It’s been exactly a month since I deactivated my Instagram account.
How do I feel? Do I miss it?
A: Like I escaped a cult.
A: Hell no.
I could make a neat little bullet point list of the reasons I left. Obvious ones, like it was making my mental health worse.
I could focus on ones you notice more as you spend time in certain ‘gram circles (Booksta was my choice of residence). The pressure to buy books as soon as they’re released.
And in any circle: politics, the knowledge you can and will be canceled should you dare go against whatever the current darling is.
It sounds incredibly strange now, standing outside it all. The average person would give you a sideways look and ask, “Who is that?” if you told them the handle of an IG influencer.
I am fine being average.
The first week, I’d pick up my phone before remembering I didn’t have anything to check. I supplemented the time browsing etsy. My brain had grown so accustomed to the mindless scrolling that it wanted something. I let it throw a fit. I let myself be bored.
I was learning to live without the instant dopamine hit.
Gradually, other things filled the time. I started playing a couple of relaxing games I could easily put down when needed. Podcasts and audiobooks were back in the weekly rotation. I began spending less, because there was no sense of FOMO.
I cross-stitched. Enjoyed the weather. Finished some books that were languishing on shelves. Called up friends to catch up. Went out to dinner and a museum and really SAW the surroundings.
The more I make my life something I love, the less appealing I find the plastic veneer of social media platforms.
Breaking free has, aside from meditation and losing weight, been the best, most loving thing I’ve done for myself.
Reading this makes me want to further explore ridding myself of instagram. It is my last remaining “traditional” social media and currently the only source of a social life I have so that does make it hard. But I still remember the sense of freedom I felt when I deleted my Twitter and Facebook accounts in 2016 or so. It felt good and I don’t regret leaving those platforms at all.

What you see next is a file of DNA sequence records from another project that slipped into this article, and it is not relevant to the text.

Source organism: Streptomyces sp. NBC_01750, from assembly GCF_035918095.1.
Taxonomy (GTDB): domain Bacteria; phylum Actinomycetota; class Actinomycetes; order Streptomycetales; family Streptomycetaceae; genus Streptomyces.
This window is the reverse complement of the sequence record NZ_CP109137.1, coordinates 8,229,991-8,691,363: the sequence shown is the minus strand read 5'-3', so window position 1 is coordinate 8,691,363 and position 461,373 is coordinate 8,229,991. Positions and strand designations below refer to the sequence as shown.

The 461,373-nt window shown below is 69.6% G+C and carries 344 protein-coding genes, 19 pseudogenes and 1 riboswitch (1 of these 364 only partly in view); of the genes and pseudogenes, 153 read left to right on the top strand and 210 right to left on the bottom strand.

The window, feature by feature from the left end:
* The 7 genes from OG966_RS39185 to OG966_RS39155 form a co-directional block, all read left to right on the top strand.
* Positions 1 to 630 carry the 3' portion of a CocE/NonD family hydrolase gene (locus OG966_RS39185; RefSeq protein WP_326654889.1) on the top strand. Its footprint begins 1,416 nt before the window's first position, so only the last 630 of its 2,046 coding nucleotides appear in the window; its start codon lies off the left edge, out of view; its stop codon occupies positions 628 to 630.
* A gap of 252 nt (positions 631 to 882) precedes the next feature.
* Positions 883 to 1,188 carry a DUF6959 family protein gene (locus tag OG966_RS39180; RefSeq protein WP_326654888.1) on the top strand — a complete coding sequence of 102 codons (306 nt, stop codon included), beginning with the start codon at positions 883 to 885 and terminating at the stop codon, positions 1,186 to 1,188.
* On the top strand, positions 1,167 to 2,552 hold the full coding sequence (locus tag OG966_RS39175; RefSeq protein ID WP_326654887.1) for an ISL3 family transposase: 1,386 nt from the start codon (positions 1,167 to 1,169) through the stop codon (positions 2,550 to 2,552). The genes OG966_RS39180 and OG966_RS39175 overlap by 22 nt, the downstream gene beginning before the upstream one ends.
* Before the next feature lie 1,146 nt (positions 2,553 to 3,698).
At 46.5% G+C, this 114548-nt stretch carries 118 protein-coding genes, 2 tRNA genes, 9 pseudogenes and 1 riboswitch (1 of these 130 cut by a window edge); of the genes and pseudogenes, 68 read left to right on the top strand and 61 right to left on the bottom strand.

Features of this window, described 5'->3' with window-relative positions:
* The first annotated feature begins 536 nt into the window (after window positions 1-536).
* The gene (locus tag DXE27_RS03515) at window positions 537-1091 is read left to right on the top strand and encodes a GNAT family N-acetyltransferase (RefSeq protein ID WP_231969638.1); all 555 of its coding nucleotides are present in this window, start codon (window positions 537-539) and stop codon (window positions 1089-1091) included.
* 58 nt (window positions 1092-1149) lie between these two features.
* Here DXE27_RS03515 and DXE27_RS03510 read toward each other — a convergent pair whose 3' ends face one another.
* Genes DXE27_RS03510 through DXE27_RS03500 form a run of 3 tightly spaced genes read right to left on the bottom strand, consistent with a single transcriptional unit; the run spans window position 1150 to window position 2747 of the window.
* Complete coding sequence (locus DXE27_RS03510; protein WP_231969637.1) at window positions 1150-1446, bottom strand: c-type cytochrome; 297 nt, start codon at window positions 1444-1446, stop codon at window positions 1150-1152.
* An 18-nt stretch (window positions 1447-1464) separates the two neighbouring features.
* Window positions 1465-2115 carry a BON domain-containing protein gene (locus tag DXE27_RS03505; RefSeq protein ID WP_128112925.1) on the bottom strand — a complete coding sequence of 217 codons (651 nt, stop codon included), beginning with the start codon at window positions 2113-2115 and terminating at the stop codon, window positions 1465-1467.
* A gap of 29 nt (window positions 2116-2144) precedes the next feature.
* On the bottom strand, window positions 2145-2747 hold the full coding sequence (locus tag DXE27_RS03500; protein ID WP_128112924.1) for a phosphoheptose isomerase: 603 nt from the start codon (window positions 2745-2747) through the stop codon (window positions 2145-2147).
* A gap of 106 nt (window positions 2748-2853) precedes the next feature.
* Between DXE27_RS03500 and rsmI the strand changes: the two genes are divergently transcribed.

I wish someone could come along and put the “social” back in “social media”. I think there is still hope for platforms that actually bring people together and it isn’t just about thumbing through countless stupid videos with stupid songs attached to them. Ha. And it shouldn’t be about content algorithms or suppressing certain voices or even the content of the people we choose to follow.
I miss the traditional Internet forums that served as actual online communities for hobbyists or other like-minded people. Some would argue that Facebook solved this need but they haven’t and I could write a book about why Facebook is terrible for things like that. The TL;DR would be that Facebook (and other social media) is impulsive and fleeting. Period.
Although I miss you daily, nightly, even hourly (!) in my own frequent IG checks, I admire your honesty and strength in being able to put it down.
I know that I’ve ordered entirely too many books, from horror and SF to classics, just because some “deal” appeared in some dealer’s posts. The upside is that I’ve learned more about the history of those genres than a pre-Instagram life of store browsing and bookselling, reading Locus Magazine or old issues of other magazines had been able to complete. As for what use it is to me, in knowing who H. Warner Munn was or what fantasies of the ancient world by Patricia McKillip were best, I don’t know.
If I spent less time checking IG posts, I’d read more books, and even maybe write again. I’m keeping your example in mind, and hope you write in this space as much as you can.
Your own dot com! You’re all set for the day when you have a book or more stories, poems, available.
Until next time, be safe, smiling beauty.
Carter (@darkhorse_37212 )